Cancer memoirs pose singular hazards for authors and reviewers: for the author, there’s the looming threat of maudlin sentimentality, and for the reviewer, the question of how to criticize someone’s pain and suffering. Cody sidesteps the sentimentality issue by mocking it. “Pale pastel book after book,” he says of the memoirs he read when he first fell ill, “each one the same, the three-act structure of (I) diagnosis, and (II) the discovery of how beautiful life actually is and how there’s more to it than my hedge fund job ever told me it was and look at how lovely this flower is and this butterfly and this herbal tea, and (III) recovery and a book deal and getting a little place in Vermont maybe.”
Cody is, according to this reviewer, a talented young composer who was pursuing a Ph.D. at Columbia University until his diagnosis. He is also apparently an interesting writer and talented person who has composed a most unusual cancer story, one that the reviewer, Gregory Cowles, describes thusly: “[A] G-force of sex and death and insanity — and also, improbably, of music and math and modernist poetry — [it] is the only evidence you need that for all its seeming formlessness, ‘[Sic]’ is in fact as artfully constructed as a Tarantino film.”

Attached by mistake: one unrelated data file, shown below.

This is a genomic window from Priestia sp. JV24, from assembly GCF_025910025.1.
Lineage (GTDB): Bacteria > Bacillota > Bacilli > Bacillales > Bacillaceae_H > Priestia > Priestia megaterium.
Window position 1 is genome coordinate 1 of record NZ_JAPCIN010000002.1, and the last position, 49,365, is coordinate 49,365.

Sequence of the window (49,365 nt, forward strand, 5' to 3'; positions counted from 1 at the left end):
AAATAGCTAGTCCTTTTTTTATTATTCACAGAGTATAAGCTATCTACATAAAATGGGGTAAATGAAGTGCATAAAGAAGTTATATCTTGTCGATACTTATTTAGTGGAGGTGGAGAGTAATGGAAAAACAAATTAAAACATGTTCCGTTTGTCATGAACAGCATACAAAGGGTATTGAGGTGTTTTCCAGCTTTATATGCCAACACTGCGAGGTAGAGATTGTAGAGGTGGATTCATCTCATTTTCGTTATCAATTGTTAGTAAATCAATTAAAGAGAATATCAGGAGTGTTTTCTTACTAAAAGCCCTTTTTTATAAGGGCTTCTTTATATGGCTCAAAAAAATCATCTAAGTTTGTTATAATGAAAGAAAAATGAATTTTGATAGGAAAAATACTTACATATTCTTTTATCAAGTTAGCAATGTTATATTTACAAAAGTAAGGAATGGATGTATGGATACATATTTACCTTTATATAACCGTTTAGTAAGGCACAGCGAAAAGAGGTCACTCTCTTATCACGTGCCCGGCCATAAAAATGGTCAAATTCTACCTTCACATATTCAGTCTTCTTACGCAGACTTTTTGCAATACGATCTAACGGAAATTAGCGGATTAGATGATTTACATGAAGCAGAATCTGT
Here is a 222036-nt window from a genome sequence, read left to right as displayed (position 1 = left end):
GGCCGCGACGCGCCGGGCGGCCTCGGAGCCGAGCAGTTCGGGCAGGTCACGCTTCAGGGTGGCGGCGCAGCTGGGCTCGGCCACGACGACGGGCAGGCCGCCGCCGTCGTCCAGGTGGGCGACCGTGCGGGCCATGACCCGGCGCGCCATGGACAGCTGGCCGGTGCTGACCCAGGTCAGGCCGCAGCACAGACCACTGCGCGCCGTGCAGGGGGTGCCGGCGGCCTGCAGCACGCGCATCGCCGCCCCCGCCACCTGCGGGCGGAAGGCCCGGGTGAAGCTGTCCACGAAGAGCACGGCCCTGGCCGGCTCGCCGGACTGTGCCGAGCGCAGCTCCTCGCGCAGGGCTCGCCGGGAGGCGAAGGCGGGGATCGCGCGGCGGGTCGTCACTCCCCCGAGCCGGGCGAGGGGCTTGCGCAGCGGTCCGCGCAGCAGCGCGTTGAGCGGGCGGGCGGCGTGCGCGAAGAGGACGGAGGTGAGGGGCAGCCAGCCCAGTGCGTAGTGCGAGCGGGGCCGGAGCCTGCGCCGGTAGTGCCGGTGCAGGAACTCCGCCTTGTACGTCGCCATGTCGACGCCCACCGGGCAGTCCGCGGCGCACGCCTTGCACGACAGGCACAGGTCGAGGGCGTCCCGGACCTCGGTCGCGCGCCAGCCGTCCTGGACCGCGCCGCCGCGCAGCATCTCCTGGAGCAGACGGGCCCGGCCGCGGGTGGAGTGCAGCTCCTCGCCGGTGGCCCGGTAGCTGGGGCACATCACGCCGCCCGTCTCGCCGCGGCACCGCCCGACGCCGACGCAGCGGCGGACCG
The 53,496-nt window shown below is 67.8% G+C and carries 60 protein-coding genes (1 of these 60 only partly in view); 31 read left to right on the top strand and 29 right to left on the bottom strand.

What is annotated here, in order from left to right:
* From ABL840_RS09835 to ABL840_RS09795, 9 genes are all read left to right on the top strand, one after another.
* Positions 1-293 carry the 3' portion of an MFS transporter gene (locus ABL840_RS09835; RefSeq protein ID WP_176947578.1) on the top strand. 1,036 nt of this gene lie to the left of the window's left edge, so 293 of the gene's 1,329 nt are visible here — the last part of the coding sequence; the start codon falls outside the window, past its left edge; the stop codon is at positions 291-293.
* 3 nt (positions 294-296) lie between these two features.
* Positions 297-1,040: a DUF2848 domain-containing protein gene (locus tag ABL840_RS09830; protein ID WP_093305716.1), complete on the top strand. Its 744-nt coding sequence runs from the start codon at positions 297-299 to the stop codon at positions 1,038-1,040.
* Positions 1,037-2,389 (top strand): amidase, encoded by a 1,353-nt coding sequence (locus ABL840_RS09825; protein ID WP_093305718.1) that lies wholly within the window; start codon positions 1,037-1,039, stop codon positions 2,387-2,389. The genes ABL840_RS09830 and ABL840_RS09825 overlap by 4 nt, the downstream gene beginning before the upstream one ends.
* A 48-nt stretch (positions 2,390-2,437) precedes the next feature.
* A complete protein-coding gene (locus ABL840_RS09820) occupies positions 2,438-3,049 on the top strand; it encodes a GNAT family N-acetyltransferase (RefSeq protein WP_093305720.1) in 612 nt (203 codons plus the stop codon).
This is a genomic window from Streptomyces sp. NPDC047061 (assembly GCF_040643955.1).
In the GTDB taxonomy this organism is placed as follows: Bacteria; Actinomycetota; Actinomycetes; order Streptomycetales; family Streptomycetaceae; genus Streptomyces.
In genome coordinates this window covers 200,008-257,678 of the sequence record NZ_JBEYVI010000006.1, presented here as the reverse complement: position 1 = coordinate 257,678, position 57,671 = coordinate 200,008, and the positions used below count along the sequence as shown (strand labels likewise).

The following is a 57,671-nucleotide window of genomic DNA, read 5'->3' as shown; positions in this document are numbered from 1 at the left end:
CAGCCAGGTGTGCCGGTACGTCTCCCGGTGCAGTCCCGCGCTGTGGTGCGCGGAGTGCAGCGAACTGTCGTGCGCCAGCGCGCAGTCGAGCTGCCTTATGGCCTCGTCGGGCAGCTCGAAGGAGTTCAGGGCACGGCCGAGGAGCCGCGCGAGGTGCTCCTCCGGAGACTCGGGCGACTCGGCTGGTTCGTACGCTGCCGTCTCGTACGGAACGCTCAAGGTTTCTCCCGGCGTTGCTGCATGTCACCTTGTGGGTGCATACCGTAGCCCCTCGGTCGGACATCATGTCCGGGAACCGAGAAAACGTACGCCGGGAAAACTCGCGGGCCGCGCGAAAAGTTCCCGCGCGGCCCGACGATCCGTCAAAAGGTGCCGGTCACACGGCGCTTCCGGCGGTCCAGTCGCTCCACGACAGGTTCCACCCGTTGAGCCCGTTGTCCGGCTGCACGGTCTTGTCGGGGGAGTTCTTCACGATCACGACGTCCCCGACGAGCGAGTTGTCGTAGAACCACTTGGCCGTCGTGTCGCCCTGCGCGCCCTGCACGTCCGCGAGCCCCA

What would you think if I sang out of tune,
Would you stand up and walk out on me?
Lend me your ears and I'll sing you a song,
And I'll try not to sing out of key.
I get by with a little help from my friends,
I get high with a little help from my friends,
Going to try with a little help from my friends.
Charlie brought homemade Baklava. He roasts the almonds himself, adds the walnuts, grinds them down, adds honey, and layers the phyllo dough, tops with more honey and one single clove. Oh my. Delicious! Everyone in the Room of Orange Chairs agrees – this is the best Baklava any of us have ever tasted.